Lesson 1/Learning Event 5
Learning Event 5
FIELD IDENTIFICATION OF UNKNOWN BITUMINOUS MATERIALS
Identifying unknown bituminous materials has been, and still is, a major problem. Stockpiled
bituminous materials that are unmarked or improperly marked can cause unnecessary delay in
construction. Some of the tests used in the field to identify bituminous materials are:
Solubility Test. The solubility test consists of taking a small amount of the unknown
bituminous material, enough to cover the head of a nail if a solid, or a few drops of a liquid
material, and attempting to dissolve the material by stirring it in a petroleum distillate, i.e.,
gasoline, kerosene, diesel fuel, etc. If the material is an asphalt it will mix uniformly with the
distillate. Tars, however, will form a stringy undissolved mass. Emulsions, in addition to other
distinguishing tests, may also be identified in the solubility test since they will form undissolved
wads or balls of the emulsion at the bottom of the container of petroleum distillate.
Pour Test. If, upon performing the solubility test, the bituminous material dissolves, an asphalt
product-asphalt cement or asphalt cutback-is present. All asphalt cements are solids at room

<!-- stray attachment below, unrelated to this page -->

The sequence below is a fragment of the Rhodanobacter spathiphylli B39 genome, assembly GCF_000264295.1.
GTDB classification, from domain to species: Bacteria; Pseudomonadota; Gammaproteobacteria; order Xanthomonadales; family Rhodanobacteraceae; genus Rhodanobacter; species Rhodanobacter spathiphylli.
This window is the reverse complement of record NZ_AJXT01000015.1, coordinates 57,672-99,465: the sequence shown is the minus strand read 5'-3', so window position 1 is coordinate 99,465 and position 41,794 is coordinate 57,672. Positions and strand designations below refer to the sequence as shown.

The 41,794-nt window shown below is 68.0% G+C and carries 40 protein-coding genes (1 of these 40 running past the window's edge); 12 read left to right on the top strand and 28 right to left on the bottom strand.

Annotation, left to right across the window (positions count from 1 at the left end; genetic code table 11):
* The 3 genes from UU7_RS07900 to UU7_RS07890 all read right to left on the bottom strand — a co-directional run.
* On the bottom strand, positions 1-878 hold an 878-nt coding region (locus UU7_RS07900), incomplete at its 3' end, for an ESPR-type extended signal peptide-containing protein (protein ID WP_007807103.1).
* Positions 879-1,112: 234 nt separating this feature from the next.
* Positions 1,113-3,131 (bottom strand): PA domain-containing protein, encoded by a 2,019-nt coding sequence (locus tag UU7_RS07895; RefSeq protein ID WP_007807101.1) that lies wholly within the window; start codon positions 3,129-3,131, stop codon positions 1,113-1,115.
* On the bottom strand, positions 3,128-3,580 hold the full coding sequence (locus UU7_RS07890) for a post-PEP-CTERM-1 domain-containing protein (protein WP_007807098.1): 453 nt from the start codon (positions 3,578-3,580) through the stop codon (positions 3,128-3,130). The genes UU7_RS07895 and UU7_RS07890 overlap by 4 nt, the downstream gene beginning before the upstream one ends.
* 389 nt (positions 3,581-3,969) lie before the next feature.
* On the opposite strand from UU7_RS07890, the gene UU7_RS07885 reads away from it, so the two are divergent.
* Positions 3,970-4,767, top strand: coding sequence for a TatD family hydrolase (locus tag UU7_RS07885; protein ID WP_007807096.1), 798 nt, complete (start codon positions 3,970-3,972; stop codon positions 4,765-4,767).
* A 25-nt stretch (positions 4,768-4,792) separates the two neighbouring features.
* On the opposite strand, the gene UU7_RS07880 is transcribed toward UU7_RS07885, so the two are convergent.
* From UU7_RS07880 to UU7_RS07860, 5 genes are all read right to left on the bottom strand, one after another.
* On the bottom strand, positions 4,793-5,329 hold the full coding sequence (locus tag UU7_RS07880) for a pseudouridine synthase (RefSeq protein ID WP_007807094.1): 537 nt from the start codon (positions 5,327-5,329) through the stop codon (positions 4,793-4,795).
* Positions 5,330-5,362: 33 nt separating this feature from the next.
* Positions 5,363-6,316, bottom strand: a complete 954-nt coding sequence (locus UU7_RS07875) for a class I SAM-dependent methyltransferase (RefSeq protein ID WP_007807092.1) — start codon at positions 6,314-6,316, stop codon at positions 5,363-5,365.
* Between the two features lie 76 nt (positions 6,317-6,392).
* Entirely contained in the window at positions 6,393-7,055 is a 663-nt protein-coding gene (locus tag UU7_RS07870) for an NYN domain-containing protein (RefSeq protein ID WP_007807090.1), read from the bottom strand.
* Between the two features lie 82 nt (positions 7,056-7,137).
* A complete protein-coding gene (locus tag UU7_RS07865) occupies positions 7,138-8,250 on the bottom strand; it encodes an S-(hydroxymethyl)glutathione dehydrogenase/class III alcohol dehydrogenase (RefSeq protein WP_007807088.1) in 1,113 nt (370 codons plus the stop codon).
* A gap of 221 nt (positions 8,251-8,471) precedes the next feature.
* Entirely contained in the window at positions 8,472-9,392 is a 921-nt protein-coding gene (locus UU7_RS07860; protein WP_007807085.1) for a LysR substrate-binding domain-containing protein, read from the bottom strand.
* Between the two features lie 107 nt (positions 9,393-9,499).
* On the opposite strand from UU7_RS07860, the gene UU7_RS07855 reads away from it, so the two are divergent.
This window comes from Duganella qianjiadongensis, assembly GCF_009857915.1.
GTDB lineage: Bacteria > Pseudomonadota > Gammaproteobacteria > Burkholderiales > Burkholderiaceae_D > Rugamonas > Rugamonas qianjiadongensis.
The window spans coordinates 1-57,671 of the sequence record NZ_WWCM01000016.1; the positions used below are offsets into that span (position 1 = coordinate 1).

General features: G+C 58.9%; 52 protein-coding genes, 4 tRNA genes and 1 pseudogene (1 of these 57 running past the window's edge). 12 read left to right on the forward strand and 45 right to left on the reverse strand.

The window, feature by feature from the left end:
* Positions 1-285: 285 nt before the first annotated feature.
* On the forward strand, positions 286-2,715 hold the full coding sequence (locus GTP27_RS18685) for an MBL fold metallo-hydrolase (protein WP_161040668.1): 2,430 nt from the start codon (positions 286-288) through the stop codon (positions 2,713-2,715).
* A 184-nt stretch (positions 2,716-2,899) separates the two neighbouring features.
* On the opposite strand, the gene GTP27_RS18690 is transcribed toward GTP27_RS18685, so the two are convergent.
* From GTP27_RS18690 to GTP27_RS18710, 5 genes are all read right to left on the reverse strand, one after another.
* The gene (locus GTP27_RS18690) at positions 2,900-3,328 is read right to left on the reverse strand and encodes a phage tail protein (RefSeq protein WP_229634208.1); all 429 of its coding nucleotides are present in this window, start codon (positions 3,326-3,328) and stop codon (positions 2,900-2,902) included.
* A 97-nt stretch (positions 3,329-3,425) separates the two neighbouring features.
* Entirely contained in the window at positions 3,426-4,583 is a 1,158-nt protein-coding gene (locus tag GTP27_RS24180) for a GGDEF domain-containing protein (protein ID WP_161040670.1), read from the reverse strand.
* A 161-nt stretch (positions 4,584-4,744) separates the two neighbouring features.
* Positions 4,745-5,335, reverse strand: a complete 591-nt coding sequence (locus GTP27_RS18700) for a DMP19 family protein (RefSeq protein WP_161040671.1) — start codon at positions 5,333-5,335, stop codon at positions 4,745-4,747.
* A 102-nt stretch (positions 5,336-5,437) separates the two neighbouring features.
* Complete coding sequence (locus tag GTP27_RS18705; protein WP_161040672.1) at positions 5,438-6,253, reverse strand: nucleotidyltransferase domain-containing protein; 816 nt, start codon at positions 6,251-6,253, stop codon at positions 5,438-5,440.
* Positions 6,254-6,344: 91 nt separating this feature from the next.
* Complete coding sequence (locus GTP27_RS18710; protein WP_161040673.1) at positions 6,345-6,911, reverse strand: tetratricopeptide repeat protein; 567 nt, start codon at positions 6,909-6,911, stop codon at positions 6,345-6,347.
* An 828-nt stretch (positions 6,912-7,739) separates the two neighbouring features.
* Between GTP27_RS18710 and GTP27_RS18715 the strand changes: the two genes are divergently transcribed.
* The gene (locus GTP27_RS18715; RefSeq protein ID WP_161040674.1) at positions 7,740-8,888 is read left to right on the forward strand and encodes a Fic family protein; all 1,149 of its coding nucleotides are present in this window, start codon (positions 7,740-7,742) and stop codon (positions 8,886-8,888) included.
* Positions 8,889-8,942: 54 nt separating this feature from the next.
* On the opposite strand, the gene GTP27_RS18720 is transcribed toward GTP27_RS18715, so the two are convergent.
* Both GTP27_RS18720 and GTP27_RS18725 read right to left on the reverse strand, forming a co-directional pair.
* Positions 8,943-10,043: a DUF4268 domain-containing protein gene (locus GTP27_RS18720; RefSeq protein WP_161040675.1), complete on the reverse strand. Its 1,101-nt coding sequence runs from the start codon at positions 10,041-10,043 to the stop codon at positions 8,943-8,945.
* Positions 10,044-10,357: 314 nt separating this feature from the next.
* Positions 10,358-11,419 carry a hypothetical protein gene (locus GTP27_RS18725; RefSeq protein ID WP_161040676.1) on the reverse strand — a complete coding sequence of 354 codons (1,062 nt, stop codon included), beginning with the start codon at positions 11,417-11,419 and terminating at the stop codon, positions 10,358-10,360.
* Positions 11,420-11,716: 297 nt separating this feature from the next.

temperature (77F), while asphalt cutbacks, on the other hand, are fluids. With these facts in
mind, you may run a second test, a pour test, to determine whether a sample is an asphalt cement
or an asphalt cutback.
In the pour test, an attempt is made to pour the material from a small container. Asphalt
cements, being solids, will not pour, while asphalt cutbacks, being fluids at 77F, will pour.
Smear Test. The smear test is used to separate an RC from an MC or SC. It is primarily based
on the fact that RCs are cut back with a highly volatile material (naphtha or gasoline). It is
possible to tell whether a sample is an RC or not by smearing some of in a thin layer on a
nonabsorbent surface such as a piece of glazed paper. This will give the volatiles a chance to
evaporate. In fact, volatiles will leave an RC smear within a few minutes. The surface will
become extremely tacky; sufficiently so that the specimen, paper and all, will stick to your
fingers and be lifted into the air if touched. Checking the reverse side of the paper you will find
that the RC did not penetrate through the paper as will MCs or SCs. MCs and SCs on smear test
will remain fluid and oily for some time; for hours or days in some cases, depending upon the
type and grade of the material.